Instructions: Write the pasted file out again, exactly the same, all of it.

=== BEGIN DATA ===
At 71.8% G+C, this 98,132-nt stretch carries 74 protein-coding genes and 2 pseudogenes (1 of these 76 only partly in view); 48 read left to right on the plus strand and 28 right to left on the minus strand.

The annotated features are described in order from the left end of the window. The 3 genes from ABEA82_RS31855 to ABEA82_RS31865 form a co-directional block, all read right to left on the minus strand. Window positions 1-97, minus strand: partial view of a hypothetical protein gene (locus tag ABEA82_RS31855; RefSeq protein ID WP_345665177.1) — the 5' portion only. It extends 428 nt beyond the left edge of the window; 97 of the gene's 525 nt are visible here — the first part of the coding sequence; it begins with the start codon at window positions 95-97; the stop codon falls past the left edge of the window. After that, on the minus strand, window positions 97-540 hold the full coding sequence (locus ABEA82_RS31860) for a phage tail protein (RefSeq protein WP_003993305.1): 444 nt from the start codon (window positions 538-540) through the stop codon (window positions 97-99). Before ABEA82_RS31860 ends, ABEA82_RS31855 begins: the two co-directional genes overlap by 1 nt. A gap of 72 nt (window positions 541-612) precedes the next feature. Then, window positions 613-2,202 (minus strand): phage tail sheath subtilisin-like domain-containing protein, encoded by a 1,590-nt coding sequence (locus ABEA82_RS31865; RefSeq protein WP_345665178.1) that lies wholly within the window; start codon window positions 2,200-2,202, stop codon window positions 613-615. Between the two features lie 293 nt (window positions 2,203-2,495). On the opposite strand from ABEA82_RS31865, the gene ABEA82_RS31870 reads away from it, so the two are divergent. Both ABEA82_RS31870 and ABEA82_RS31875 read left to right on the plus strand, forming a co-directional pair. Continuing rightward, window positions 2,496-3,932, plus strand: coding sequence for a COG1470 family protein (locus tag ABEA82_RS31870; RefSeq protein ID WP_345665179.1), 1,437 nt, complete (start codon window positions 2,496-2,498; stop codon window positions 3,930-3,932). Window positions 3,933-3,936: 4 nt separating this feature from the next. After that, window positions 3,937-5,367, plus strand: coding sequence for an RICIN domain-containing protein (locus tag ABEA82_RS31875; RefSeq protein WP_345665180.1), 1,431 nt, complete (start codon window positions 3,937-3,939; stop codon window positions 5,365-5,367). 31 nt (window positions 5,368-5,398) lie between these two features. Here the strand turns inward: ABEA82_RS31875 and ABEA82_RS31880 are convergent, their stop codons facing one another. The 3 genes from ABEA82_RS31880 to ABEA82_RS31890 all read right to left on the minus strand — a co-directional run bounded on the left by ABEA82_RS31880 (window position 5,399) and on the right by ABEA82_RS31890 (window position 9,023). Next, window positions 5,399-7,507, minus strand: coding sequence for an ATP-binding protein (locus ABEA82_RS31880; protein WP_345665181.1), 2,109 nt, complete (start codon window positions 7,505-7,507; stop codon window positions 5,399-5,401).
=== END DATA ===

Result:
At 71.8% G+C, this 98,132-nt stretch carries 74 protein-coding genes and 2 pseudogenes (1 of these 76 only partly in view); 48 read left to right on the plus strand and 28 right to left on the minus strand.

The annotated features are described in order from the left end of the window. The 3 genes from ABEA82_RS31855 to ABEA82_RS31865 form a co-directional block, all read right to left on the minus strand. Window positions 1-97, minus strand: partial view of a hypothetical protein gene (locus tag ABEA82_RS31855; RefSeq protein ID WP_345665177.1) — the 5' portion only. It extends 428 nt beyond the left edge of the window; 97 of the gene's 525 nt are visible here — the first part of the coding sequence; it begins with the start codon at window positions 95-97; the stop codon falls past the left edge of the window. After that, on the minus strand, window positions 97-540 hold the full coding sequence (locus ABEA82_RS31860) for a phage tail protein (RefSeq protein WP_003993305.1): 444 nt from the start codon (window positions 538-540) through the stop codon (window positions 97-99). Before ABEA82_RS31860 ends, ABEA82_RS31855 begins: the two co-directional genes overlap by 1 nt. A gap of 72 nt (window positions 541-612) precedes the next feature. Then, window positions 613-2,202 (minus strand): phage tail sheath subtilisin-like domain-containing protein, encoded by a 1,590-nt coding sequence (locus ABEA82_RS31865; RefSeq protein WP_345665178.1) that lies wholly within the window; start codon window positions 2,200-2,202, stop codon window positions 613-615. Between the two features lie 293 nt (window positions 2,203-2,495). On the opposite strand from ABEA82_RS31865, the gene ABEA82_RS31870 reads away from it, so the two are divergent. Both ABEA82_RS31870 and ABEA82_RS31875 read left to right on the plus strand, forming a co-directional pair. Continuing rightward, window positions 2,496-3,932, plus strand: coding sequence for a COG1470 family protein (locus tag ABEA82_RS31870; RefSeq protein ID WP_345665179.1), 1,437 nt, complete (start codon window positions 2,496-2,498; stop codon window positions 3,930-3,932). Window positions 3,933-3,936: 4 nt separating this feature from the next. After that, window positions 3,937-5,367, plus strand: coding sequence for an RICIN domain-containing protein (locus tag ABEA82_RS31875; RefSeq protein WP_345665180.1), 1,431 nt, complete (start codon window positions 3,937-3,939; stop codon window positions 5,365-5,367). 31 nt (window positions 5,368-5,398) lie between these two features. Here the strand turns inward: ABEA82_RS31875 and ABEA82_RS31880 are convergent, their stop codons facing one another. The 3 genes from ABEA82_RS31880 to ABEA82_RS31890 all read right to left on the minus strand — a co-directional run bounded on the left by ABEA82_RS31880 (window position 5,399) and on the right by ABEA82_RS31890 (window position 9,023). Next, window positions 5,399-7,507, minus strand: coding sequence for an ATP-binding protein (locus ABEA82_RS31880; protein WP_345665181.1), 2,109 nt, complete (start codon window positions 7,505-7,507; stop codon window positions 5,399-5,401).